CrowdStrike’s CTO EMEA, Zeki Turedi, discusses the cybersecurity landscape in the coming months and why partner choices, not technology, will determine the future course of action.
It’s safe to say that the past year has been relentless on the front lines of cybersecurity, with attackers becoming more sophisticated and employing more sophisticated techniques and technologies to evade organizational security measures.
Ransomware will remain the most dangerous, costly and prevalent cyberthreat for EMEA organizations in 2022 and the most damaging cybercriminal tool in 2023. According to CrowdStrike 2022 Global Threat ReportRansomware-related data breaches are up a staggering 82% year-to-date, costing companies involved an average of €1.72 million in losses, according to.
It’s easy to understand that ransomware is an enduring attraction for cybercriminals. Over the past two years, obtaining and using ransomware tools has never been easier. An ecosystem of criminal suppliers offering ransomware-as-a-service, along with other elements of operations ranging from stolen credentials to payment services and money. An increasing number of providers are laundered and offered as third-party services. A current and valid credit card is all you need to get started as a cybercriminal. This alignment of criminal service providers to offer specialization and automation could only grow this year, sadly. It will continue to grow until it adopts advanced tools that make it higher.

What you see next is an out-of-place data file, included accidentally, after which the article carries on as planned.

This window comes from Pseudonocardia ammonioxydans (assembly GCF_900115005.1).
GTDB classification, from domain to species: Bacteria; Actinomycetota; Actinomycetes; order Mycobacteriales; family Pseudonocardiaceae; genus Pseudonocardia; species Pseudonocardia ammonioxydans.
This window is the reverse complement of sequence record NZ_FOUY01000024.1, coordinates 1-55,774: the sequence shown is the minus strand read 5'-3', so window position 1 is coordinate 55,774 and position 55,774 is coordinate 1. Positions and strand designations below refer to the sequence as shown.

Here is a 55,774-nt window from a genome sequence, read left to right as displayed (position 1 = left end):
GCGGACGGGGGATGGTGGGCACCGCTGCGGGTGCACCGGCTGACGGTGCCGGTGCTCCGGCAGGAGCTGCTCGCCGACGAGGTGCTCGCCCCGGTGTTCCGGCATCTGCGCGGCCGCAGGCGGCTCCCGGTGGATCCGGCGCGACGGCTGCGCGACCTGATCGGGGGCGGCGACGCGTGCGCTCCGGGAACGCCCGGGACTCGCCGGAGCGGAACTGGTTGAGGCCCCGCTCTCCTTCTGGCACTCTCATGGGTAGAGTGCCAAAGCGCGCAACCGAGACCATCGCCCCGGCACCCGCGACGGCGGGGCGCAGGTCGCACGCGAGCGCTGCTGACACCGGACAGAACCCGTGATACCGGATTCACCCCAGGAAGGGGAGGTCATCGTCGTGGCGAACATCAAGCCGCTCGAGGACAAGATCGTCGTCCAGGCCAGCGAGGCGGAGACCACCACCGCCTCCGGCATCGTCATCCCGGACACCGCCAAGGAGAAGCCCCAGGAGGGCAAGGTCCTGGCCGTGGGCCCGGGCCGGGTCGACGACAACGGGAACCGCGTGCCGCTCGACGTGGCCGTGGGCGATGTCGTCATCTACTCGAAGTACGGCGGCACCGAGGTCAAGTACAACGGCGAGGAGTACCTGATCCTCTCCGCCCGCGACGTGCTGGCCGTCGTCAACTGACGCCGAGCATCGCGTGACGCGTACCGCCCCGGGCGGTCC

Unfortunately, European organizations are likely to suffer from cybercrime in 2023, just like the rest of the world. While some countries have a good understanding of the risks and available defenses, Europe has a more fragmented picture and a lower level of cybersecurity understanding. Common in some parts of the region. Most notably, some organizations are still skeptical of cloud technology, or their hands are tied when choosing the right technology due to misunderstandings and confusion about local or regional regulations and privacy requirements. I feel that I am
These attitudes change over time. In fact, there is no privacy without security. Stolen or leaked data is no longer private, regardless of applicable laws and regulations. Likewise, solving the latest threats requires the latest technology. The task of keeping data of all kinds safe can only be matched by next-generation cloud-based cybersecurity solutions that harness the world’s big data.
Many countries around the world expect their economies to approach recession this year. Cost cutting is a hot topic in many companies, and cybersecurity budgets have increased on average over the years, but they will certainly come under scrutiny. It may be, but maintaining the highest level of security is non-negotiable for any company.
Nevertheless, many companies have more tools than they need. After our own discussions with his CISO, it is not uncommon for companies to have multiple licensed cybersecurity products at their disposal. This does not give immunity to attack. In fact, many organizations suffer from poor security levels and team performance due to redundant or excessive notifications and checks. Working towards a single, unified point of trust through a unified platform not only reduces costs, but also increases cybersecurity analyst productivity and performance.